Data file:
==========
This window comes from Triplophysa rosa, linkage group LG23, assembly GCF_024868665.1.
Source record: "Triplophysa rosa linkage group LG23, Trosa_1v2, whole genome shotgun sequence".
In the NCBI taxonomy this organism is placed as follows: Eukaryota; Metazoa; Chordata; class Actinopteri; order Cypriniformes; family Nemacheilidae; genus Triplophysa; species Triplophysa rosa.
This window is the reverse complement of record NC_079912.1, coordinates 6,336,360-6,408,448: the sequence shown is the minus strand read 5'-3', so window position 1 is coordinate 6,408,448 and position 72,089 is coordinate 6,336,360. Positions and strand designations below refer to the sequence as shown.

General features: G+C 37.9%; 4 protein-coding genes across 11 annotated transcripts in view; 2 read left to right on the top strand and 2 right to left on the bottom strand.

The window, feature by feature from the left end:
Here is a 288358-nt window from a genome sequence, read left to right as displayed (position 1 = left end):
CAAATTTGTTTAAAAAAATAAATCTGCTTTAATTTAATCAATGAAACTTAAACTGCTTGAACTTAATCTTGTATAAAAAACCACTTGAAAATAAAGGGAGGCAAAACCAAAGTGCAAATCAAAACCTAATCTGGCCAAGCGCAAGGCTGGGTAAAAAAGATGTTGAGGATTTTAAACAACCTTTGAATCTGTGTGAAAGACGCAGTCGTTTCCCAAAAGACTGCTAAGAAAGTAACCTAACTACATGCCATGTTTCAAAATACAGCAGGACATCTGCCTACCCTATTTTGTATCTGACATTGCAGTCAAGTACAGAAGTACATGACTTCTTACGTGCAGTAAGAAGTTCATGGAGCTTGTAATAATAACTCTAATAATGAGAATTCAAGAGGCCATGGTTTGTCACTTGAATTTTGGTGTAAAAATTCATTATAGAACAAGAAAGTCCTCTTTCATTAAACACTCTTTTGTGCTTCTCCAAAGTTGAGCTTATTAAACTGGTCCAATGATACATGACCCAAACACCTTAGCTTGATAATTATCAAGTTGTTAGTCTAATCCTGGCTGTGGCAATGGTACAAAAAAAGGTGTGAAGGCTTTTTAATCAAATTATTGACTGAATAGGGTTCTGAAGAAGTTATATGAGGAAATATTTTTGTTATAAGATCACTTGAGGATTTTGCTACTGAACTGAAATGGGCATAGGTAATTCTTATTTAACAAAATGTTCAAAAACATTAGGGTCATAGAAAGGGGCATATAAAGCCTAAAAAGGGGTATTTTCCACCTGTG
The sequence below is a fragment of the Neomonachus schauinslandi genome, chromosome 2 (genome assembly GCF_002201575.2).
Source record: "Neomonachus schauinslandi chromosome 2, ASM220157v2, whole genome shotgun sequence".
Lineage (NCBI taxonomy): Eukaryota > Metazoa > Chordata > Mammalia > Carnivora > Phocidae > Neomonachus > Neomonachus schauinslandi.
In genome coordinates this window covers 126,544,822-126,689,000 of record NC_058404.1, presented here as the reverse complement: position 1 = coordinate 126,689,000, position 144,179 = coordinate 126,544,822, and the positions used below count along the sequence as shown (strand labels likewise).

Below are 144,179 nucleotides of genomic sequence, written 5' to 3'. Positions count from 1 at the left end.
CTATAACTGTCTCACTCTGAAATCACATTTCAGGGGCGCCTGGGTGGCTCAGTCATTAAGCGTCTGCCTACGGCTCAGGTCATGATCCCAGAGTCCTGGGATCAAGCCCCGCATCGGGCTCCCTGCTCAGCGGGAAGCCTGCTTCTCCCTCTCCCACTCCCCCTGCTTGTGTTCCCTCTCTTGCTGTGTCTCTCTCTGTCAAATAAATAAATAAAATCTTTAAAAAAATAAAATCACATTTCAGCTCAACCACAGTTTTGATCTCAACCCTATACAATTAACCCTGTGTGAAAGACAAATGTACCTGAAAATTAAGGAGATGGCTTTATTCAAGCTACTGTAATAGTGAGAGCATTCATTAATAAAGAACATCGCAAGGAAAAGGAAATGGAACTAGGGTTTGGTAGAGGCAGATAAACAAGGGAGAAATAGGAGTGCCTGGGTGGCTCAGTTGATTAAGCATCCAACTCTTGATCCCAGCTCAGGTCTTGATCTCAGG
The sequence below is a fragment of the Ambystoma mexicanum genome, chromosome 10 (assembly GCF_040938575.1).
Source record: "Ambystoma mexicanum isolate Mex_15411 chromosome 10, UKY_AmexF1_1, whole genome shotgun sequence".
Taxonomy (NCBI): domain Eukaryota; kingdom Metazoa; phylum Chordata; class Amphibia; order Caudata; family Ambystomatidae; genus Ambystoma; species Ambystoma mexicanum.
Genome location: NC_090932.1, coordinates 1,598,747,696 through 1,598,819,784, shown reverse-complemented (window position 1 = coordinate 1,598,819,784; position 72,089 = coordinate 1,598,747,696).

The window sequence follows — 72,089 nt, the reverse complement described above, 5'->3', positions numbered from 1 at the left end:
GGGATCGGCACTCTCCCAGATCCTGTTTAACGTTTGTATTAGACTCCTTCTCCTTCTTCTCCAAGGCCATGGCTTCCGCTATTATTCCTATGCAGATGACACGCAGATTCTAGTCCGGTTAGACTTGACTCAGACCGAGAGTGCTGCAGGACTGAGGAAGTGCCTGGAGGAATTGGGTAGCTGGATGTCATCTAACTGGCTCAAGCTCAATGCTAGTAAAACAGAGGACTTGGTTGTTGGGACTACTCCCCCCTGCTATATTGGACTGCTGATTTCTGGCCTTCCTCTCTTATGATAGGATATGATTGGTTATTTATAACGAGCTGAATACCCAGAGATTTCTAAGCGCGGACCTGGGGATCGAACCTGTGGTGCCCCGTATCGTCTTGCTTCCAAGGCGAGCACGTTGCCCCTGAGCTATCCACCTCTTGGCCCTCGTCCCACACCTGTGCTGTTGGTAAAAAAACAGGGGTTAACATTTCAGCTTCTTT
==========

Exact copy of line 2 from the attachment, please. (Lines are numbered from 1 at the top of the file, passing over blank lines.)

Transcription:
Source record: "Triplophysa rosa linkage group LG23, Trosa_1v2, whole genome shotgun sequence".